Winter Tales II: Women on the Art of Aging
edited by R.A. Rycraft and Leslie What



Serving House Books, 2012. ISBN 978-0-983-82896-9.
Reviewed by Mary Ann Moore
Posted on 10/14/2012

Anthologies/Collections; Nonfiction: Memoir; Nonfiction: Elders; Nonfiction: American Women in Their Cultural/Historical Context

There are many similarities among our stories of aging and there are many aspects that make each of our lives unique. The twenty-nine artists and writers who contributed to Winter Tales II: Women on the Art of Aging explore their perspectives on aging through visual art, comics, poetry, photography, and personal essays.

Contributor Gladys Swan shares a contemplative essay called "A Few Fragments." She speaks about moments of memory as "small markers in the path of becoming." I think this is a wonderful phrase to describe memory as well as women's stories.

My favorite essay, a thoughtful and well-written one by Diane McWhorter, is called "Stay Calm, Nothing is Under Control." McWhorter writes about the Eugene Saturday Market where she sells printed baseball caps, t-shirts with her own slogans, and nature-themed canvas tote bags. The market is a source of income, social time, a place to shop, and a chance to experience "our weekly spiritual commune with family and friends."

McWhorter, an artisan and one of the "stubborn remnants of a 60s subculture," helped to create the market in 1970. She chose quality of life with independence and control of her time over making a lot of money. She says, "The treasures our elders bring us can never be replaced, but they live on in story and the skills they share."

The bios of the contributors reveal that they are accomplished writers, some more famous than others. Ursula K. Le Guin, for example, has a couple of poems, including "The Arts of Old Age," in which she writes, "I learn the arts of old age day by day." As a poet myself I turned to Dorianne Laux, whose work I've enjoyed in the past. Her poem, "Mother's Day," poignantly describes an aging mother, "her tough toenails the yellow of blanched corn." Such vivid imagery is sure to resonate with some readers, sharply recalling their own experience with an aging mother.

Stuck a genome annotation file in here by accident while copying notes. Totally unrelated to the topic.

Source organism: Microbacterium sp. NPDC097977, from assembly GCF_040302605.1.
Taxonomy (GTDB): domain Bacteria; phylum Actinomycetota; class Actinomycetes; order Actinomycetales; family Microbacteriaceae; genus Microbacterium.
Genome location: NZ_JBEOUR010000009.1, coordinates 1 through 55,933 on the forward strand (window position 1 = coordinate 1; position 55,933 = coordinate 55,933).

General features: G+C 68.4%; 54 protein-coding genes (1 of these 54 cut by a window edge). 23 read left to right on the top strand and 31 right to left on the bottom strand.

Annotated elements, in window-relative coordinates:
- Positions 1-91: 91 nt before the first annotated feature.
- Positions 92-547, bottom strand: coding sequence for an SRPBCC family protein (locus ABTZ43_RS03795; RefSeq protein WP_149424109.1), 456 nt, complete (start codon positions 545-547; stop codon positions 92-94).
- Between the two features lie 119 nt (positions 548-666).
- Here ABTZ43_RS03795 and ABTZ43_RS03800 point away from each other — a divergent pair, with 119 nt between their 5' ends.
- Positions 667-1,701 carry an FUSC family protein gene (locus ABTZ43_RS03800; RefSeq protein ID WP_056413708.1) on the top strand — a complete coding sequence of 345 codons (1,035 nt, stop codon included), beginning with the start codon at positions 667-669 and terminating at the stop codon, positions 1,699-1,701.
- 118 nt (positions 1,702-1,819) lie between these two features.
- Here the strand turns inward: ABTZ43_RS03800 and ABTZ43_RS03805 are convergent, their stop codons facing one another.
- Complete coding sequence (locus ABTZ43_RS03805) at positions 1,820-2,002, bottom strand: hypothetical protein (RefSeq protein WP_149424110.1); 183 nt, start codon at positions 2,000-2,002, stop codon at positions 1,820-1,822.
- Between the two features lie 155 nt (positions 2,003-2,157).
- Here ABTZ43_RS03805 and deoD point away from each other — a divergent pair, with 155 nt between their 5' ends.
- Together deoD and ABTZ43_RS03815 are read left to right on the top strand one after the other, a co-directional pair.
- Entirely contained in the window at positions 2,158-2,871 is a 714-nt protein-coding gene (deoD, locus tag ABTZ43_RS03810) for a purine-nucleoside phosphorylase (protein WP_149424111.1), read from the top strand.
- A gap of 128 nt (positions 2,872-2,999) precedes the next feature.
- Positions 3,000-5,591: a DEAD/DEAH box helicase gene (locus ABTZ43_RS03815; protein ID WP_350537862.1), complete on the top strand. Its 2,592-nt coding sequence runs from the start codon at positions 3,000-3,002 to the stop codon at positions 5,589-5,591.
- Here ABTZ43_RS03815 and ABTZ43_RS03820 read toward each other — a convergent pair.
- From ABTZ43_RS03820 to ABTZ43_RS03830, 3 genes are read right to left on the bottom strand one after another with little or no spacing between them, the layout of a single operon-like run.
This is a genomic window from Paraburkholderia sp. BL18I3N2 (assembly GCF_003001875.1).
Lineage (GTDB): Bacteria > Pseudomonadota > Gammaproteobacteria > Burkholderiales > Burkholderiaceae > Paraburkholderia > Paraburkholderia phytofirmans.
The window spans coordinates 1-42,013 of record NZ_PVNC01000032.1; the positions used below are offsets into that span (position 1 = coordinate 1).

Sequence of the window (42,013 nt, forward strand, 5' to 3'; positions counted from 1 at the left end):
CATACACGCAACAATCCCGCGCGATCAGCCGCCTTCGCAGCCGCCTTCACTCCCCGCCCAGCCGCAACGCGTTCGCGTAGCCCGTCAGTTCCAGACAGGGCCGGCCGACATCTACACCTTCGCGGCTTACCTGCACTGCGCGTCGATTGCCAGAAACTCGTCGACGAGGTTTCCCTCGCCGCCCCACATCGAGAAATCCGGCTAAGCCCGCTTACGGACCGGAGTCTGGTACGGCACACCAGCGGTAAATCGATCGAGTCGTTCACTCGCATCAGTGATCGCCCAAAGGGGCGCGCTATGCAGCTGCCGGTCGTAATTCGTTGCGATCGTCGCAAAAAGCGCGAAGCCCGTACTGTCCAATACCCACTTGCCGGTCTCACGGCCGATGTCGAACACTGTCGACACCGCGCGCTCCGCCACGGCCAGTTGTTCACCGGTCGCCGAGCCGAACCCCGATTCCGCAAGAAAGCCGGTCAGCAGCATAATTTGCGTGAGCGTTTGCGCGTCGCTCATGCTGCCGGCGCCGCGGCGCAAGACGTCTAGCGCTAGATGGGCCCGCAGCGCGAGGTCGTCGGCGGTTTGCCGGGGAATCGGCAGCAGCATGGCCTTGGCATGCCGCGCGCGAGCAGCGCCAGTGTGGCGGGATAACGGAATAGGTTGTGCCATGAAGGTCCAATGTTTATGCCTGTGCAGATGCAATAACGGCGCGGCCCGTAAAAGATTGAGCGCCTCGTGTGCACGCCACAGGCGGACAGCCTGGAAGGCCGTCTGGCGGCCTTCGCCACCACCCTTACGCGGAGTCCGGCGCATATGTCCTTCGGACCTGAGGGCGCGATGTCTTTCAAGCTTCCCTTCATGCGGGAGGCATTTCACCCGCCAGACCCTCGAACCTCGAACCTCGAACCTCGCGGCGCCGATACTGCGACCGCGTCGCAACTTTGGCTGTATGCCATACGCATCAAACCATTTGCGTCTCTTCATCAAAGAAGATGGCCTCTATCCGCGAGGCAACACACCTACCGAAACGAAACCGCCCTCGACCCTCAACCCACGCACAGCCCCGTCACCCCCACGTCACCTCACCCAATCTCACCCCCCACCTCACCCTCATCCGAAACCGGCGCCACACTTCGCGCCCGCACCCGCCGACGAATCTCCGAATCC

Lauren B. Davis' essay, "Breaking Down," is heart wrenching; she writes about her mother in her final days. "I am adopted, and I am her only child," Davis writes. "I have worked so hard to keep a psychologically safe distance ... and yet now, there is nothing to do but pray."

Supriya Bhatnagar reflects on the death of a friend in "Memories and Misgivings." She writes about Hindu philosophy and about the fact that she used to procrastinate when it came to writing. Now that her friend Anju has died, Bhatnagar finds it hard to concentrate on her writing but knows that her friend, "...left her last canvas unfinished. Just like her life."

There are humorous essays too, such as R. A. Rycraft's "Ten Ways to Look at Boob Jobs." It's not all about poking fun, however. Rycraft's essay includes a no-holds barred section, "the eighth way," about a woman whose husband watches pornography. Another woman, "the ninth way," has had a mastectomy and breast reconstruction.

There's shared humor in reading about the sprouting of chin hairs and there's a chance to share the wisdom of elders. In other words, there's something for everyone in this eclectic collection.

Here are some final words from another of Dorianne Laux's poems, "Dark Charms," "We continue to speak, if only in whispers,/ to something inside us that longs to be named."


R. A. Rycraft is chair of the English department at Mt. San Jacinto College in Menifee, California and nonfiction editor at Serving House: A Journal of Literary Arts.

Leslie What teaches in the Writers' Program at UCLA Extension and is the fiction editor of Phantom Drift, a journal of New Fabulism.

(See another review of this book, here)

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